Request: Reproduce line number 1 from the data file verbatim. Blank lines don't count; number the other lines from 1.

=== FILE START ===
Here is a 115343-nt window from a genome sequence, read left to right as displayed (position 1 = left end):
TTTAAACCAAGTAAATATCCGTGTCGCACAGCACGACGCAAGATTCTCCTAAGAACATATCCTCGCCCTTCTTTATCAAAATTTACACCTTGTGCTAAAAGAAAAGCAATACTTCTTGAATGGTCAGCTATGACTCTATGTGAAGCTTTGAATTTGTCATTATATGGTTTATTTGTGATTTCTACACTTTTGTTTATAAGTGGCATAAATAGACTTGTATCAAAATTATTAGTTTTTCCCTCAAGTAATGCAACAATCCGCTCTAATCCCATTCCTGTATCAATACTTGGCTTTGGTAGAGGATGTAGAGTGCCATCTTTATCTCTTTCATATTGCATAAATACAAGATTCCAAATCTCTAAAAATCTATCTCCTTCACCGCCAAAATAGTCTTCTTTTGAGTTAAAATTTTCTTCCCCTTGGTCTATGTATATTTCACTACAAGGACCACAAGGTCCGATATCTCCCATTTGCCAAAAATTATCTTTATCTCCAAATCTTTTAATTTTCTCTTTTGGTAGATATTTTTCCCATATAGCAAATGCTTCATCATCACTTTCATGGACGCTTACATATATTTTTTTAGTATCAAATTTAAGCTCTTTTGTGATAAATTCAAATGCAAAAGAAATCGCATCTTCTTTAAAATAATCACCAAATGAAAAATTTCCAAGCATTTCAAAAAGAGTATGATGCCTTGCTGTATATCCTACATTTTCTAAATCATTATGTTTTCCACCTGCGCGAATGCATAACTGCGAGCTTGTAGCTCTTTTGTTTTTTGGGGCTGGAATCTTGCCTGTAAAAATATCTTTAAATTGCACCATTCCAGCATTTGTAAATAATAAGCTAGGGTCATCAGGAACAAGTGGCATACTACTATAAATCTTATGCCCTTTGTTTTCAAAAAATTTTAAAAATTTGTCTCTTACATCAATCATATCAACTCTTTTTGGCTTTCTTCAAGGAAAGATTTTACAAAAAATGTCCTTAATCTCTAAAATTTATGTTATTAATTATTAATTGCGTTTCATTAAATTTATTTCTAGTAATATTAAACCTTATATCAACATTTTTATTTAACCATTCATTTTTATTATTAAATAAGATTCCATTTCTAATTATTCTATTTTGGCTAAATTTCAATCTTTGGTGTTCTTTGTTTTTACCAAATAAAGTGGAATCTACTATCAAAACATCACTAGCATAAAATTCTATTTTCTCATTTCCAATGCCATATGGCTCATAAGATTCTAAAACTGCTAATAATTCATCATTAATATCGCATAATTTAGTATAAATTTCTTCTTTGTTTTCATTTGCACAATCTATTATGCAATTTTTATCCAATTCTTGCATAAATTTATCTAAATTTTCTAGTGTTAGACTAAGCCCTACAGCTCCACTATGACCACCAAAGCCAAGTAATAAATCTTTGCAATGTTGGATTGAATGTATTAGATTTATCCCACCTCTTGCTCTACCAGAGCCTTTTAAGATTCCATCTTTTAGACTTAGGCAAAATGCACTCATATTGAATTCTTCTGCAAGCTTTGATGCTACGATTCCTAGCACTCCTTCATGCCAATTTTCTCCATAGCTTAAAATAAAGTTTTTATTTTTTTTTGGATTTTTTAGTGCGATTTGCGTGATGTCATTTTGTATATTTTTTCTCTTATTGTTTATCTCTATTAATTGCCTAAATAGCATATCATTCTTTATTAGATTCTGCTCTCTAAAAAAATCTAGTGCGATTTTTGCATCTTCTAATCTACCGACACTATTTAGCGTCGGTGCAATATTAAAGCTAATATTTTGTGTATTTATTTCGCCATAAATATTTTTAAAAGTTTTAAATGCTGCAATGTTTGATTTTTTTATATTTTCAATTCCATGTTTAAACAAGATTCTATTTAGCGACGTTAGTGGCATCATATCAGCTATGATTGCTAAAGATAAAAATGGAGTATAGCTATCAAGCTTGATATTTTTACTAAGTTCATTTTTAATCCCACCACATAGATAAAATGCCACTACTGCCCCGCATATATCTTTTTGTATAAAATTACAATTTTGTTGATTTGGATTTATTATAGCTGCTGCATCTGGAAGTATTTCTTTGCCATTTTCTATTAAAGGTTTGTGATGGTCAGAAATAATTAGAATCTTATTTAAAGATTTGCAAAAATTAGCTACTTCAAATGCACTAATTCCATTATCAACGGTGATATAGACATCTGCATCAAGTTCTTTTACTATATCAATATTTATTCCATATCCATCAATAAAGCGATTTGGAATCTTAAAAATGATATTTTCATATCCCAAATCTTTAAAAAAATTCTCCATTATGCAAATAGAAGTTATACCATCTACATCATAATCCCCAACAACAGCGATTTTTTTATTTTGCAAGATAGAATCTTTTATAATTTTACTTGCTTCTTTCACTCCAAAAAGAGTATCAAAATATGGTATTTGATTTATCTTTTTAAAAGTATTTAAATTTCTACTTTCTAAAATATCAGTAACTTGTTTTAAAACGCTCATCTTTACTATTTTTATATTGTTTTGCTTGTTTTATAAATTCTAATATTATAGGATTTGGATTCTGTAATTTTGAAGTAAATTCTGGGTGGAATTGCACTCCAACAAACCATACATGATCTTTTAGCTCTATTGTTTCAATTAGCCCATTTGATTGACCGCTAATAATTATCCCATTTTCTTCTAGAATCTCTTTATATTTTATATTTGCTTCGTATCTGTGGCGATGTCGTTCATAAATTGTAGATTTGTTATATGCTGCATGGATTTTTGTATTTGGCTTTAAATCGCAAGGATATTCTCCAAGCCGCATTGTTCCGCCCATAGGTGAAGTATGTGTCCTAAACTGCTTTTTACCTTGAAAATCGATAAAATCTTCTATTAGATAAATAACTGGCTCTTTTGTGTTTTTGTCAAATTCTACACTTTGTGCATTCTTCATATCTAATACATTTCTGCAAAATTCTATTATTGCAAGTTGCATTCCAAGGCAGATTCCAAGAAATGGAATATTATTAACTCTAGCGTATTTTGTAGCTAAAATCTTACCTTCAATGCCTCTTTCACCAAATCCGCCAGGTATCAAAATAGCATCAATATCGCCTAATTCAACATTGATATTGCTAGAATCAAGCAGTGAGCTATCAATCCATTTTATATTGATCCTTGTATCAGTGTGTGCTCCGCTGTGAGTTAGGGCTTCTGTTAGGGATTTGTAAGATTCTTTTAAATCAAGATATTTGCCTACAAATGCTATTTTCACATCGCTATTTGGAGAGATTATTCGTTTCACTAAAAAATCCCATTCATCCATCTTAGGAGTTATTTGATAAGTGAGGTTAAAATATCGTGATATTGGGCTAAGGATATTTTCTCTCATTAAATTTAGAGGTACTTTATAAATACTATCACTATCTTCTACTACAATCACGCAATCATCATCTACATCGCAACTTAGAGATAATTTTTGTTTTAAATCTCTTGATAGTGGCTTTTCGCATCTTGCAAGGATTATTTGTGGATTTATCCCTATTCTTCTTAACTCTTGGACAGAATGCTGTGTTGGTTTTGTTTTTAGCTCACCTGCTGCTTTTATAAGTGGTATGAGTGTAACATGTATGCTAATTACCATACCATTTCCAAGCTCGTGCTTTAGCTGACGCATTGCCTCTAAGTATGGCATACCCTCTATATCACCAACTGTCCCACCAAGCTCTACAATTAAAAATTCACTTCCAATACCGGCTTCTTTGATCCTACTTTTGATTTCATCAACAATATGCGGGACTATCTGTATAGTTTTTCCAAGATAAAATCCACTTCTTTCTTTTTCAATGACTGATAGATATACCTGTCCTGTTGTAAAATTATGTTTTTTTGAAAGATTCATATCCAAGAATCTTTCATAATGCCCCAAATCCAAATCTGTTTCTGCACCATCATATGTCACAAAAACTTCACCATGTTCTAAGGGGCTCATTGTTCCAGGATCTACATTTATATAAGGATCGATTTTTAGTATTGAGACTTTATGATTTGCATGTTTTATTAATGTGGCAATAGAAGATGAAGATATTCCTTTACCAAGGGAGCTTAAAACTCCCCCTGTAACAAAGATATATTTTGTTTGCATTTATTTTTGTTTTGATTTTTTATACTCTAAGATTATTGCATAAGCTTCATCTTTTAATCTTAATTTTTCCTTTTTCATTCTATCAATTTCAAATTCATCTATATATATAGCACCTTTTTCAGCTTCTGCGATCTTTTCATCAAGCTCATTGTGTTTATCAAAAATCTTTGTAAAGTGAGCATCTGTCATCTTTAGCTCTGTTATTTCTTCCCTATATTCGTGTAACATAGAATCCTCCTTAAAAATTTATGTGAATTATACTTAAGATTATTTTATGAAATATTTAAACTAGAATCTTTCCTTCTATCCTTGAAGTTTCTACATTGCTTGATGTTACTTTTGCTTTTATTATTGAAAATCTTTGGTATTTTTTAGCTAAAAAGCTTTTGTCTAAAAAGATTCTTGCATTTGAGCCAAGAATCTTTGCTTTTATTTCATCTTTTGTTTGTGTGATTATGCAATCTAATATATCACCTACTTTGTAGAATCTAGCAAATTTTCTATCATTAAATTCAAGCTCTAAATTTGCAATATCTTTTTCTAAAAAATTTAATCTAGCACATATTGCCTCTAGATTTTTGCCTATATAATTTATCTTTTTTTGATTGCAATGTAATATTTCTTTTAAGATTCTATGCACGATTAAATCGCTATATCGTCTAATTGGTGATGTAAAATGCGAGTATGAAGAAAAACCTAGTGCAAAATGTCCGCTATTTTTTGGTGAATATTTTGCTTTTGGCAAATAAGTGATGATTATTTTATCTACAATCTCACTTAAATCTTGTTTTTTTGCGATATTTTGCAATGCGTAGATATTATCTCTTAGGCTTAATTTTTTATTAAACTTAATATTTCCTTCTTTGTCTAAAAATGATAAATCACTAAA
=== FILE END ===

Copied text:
Here is a 115343-nt window from a genome sequence, read left to right as displayed (position 1 = left end):